Welcome to Part II of the “Human Rights Informational Series.” Last week, I posted the five essential things I think everyone should know about human rights. This week, I’ve included the five essentials to understanding treaties , which may be particularly useful information for budding human rights activists or those who simply want to build a stronger foundation in human rights.
Part II – The Five Essentials to Understanding Treaties
1. Treaties are…
According to the The Vienna Convention, a treaty is a written, international agreement between states (countries) that is governed by international law. In order for a state to be bound to the treaty and its obligations, the treaty must be ratified by the state and entered into force. States that sign a treaty, but do not ratify, are not bound to it by international law. Likewise, a treaty that has been ratified but not entered into force is not binding. For example, the 1989 Convention on the Rights of the Child (CRC) was signed by the United States, but never ratified. Thus, when the CRC was entered into force, the US was not bound to it.
Once entered into force, all states that ratified the treaty must perform the treaty’s obligations in good faith, or pacta sunt servanda, which is Latin for “agreements must be kept.” If a state does not perform the treaty in good faith, a case may be brought against the state in the International Court of Justice (ICJ).
2. Treaty disputes are settled by the International Court of Justice.
The ICJ is the primary international court of the United Nations, located at the Peace Palace in The Hague, Netherlands. The ICJ has a panel of 15 elected judges who resolve treaty disputes between nations. However, in order for the ICJ to preside over a state, the state must have accepted the ICJ’s jurisdiction. This can be accomplished in three ways, but most commonly, a state agrees to the ICJ’s jurisdiction through a clause in the treaty, or jurisdictional clause, giving the ICJ authority to resolve potential disputes.
3. States can’t agree to just anything. Restrictions do apply.
According to The Vienna Convention, a treaty that derogates from peremptory norms is void. Peremptory norms of international law, or jus cogens, are certain standards accepted by the international community, which cannot be violated by any state and thereby provide limits to international treaties. An actual list of limitations does not exist; rather, case law precedence, social customs and political standards set the peremptory norms. Thus, treaties that allow for genocide, slavery, certain war crimes, crimes against humanity, etc., are automatically void ab initio because they conflict with peremptory norms.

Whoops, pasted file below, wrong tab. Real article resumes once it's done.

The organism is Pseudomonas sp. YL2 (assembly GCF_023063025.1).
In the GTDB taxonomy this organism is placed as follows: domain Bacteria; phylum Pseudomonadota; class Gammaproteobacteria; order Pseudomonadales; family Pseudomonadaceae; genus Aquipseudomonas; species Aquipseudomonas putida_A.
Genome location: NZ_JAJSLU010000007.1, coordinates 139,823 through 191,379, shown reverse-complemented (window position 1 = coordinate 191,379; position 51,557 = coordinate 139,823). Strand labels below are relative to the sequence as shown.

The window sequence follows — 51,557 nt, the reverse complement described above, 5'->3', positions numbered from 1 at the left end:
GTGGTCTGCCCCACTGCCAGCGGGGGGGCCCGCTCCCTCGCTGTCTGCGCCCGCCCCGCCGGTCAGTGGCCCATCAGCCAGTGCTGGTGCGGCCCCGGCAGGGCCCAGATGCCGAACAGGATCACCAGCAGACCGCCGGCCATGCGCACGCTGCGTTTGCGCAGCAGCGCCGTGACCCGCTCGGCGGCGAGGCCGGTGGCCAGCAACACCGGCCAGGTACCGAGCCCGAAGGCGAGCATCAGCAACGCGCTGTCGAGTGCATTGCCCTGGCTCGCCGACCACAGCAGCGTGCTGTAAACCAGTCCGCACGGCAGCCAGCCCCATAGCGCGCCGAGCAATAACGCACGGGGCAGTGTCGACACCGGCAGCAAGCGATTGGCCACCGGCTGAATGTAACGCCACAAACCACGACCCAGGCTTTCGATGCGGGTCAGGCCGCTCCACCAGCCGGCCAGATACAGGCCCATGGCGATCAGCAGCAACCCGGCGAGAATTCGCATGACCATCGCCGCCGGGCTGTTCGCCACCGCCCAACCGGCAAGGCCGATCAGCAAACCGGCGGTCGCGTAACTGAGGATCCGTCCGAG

4. What does the United States Constitution say about treaties?
Article 6 of the US Constitution states that the Constitution, the laws of the United States, and all treaties made under the authority of the United States shall be the supreme law of the land. Article 2, which is also known as the Treaty Clause, explains that the President has the power to make treaties by and with the advice and consent (two-thirds) of the Senate.
As “Chief Diplomat” of the United States, the President also has constitutional authority to enter into Executive Agreements – accords with other nations without the advice and consent of the Senate. Such agreements are usually made for political, foreign-policy reasons and are typically used in limited capacity.
5. Even though treaties are the supreme law of the land, not all treaties prevail over US law.
Treaties are either self-executing or non-self-executing. A self-executing treaty does not require federal legislation in order for the treaty to have the effect of law. Simply put, once the United States ratifies a self-executing treaty, the US must automatically abide by the treaty’s obligations. A non-self-executing treaty, on the other hand, requires that additional federal legislation, called “implementing legislation” be enacted to essentially write the treaty into law.
It is particularly important to know and understand that human rights treaties that are ratified by the United States are always non-self-executing. Again, before a human rights treaty becomes the supreme law of the land in the United States, Congress must first pass implementing legislation. (Incidentally, it is for this reason that I happen to find the United States’ failure to ratify the Convention on the Rights of the Child exceedingly perplexing, since ratification alone would not cause the CRC’s obligations to trump US law.)
For more reading about treaties, please take a look at the link below:
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